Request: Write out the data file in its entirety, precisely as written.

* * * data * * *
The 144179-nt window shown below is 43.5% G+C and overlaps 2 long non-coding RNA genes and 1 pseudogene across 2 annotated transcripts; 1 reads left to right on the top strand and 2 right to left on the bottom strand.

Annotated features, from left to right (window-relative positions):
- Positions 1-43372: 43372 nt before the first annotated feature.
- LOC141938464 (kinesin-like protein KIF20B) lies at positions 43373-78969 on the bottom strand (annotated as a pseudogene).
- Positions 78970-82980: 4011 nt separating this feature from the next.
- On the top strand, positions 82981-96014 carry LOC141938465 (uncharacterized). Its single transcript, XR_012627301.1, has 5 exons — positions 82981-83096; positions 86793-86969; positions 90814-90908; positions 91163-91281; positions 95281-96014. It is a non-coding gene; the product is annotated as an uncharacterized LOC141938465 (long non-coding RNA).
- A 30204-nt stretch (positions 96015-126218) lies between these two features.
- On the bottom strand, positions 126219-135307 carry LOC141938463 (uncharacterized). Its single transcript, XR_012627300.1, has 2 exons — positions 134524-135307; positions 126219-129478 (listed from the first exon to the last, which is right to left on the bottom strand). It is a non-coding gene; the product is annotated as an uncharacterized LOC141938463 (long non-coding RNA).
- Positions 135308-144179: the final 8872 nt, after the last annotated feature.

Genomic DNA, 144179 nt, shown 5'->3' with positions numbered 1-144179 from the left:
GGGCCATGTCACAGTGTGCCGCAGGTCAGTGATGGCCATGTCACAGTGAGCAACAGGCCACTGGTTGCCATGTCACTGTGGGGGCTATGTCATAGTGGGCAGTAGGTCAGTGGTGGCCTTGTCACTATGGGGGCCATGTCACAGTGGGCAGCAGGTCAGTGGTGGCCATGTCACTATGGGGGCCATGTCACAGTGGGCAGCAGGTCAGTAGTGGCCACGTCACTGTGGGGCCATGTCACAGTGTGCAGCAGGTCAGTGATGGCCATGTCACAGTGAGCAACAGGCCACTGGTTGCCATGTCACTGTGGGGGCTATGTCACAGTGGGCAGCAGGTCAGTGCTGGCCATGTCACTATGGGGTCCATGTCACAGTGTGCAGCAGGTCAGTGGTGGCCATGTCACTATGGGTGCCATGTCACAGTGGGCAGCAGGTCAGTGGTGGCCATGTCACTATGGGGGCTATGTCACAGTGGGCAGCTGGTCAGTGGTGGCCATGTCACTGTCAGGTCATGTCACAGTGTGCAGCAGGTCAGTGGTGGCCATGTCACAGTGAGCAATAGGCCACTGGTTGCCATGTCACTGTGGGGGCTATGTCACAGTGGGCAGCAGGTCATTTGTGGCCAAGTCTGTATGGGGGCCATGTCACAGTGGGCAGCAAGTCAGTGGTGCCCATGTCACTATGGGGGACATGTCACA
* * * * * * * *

The 144179-nt window shown below is 43.5% G+C and overlaps 2 long non-coding RNA genes and 1 pseudogene across 2 annotated transcripts; 1 reads left to right on the top strand and 2 right to left on the bottom strand.

Annotated features, from left to right (window-relative positions):
- Positions 1-43372: 43372 nt before the first annotated feature.
- LOC141938464 (kinesin-like protein KIF20B) lies at positions 43373-78969 on the bottom strand (annotated as a pseudogene).
- Positions 78970-82980: 4011 nt separating this feature from the next.
- On the top strand, positions 82981-96014 carry LOC141938465 (uncharacterized). Its single transcript, XR_012627301.1, has 5 exons — positions 82981-83096; positions 86793-86969; positions 90814-90908; positions 91163-91281; positions 95281-96014. It is a non-coding gene; the product is annotated as an uncharacterized LOC141938465 (long non-coding RNA).
- A 30204-nt stretch (positions 96015-126218) lies between these two features.
- On the bottom strand, positions 126219-135307 carry LOC141938463 (uncharacterized). Its single transcript, XR_012627300.1, has 2 exons — positions 134524-135307; positions 126219-129478 (listed from the first exon to the last, which is right to left on the bottom strand). It is a non-coding gene; the product is annotated as an uncharacterized LOC141938463 (long non-coding RNA).
- Positions 135308-144179: the final 8872 nt, after the last annotated feature.

Genomic DNA, 144179 nt, shown 5'->3' with positions numbered 1-144179 from the left:
GGGCCATGTCACAGTGTGCCGCAGGTCAGTGATGGCCATGTCACAGTGAGCAACAGGCCACTGGTTGCCATGTCACTGTGGGGGCTATGTCATAGTGGGCAGTAGGTCAGTGGTGGCCTTGTCACTATGGGGGCCATGTCACAGTGGGCAGCAGGTCAGTGGTGGCCATGTCACTATGGGGGCCATGTCACAGTGGGCAGCAGGTCAGTAGTGGCCACGTCACTGTGGGGCCATGTCACAGTGTGCAGCAGGTCAGTGATGGCCATGTCACAGTGAGCAACAGGCCACTGGTTGCCATGTCACTGTGGGGGCTATGTCACAGTGGGCAGCAGGTCAGTGCTGGCCATGTCACTATGGGGTCCATGTCACAGTGTGCAGCAGGTCAGTGGTGGCCATGTCACTATGGGTGCCATGTCACAGTGGGCAGCAGGTCAGTGGTGGCCATGTCACTATGGGGGCTATGTCACAGTGGGCAGCTGGTCAGTGGTGGCCATGTCACTGTCAGGTCATGTCACAGTGTGCAGCAGGTCAGTGGTGGCCATGTCACAGTGAGCAATAGGCCACTGGTTGCCATGTCACTGTGGGGGCTATGTCACAGTGGGCAGCAGGTCATTTGTGGCCAAGTCTGTATGGGGGCCATGTCACAGTGGGCAGCAAGTCAGTGGTGCCCATGTCACTATGGGGGACATGTCACA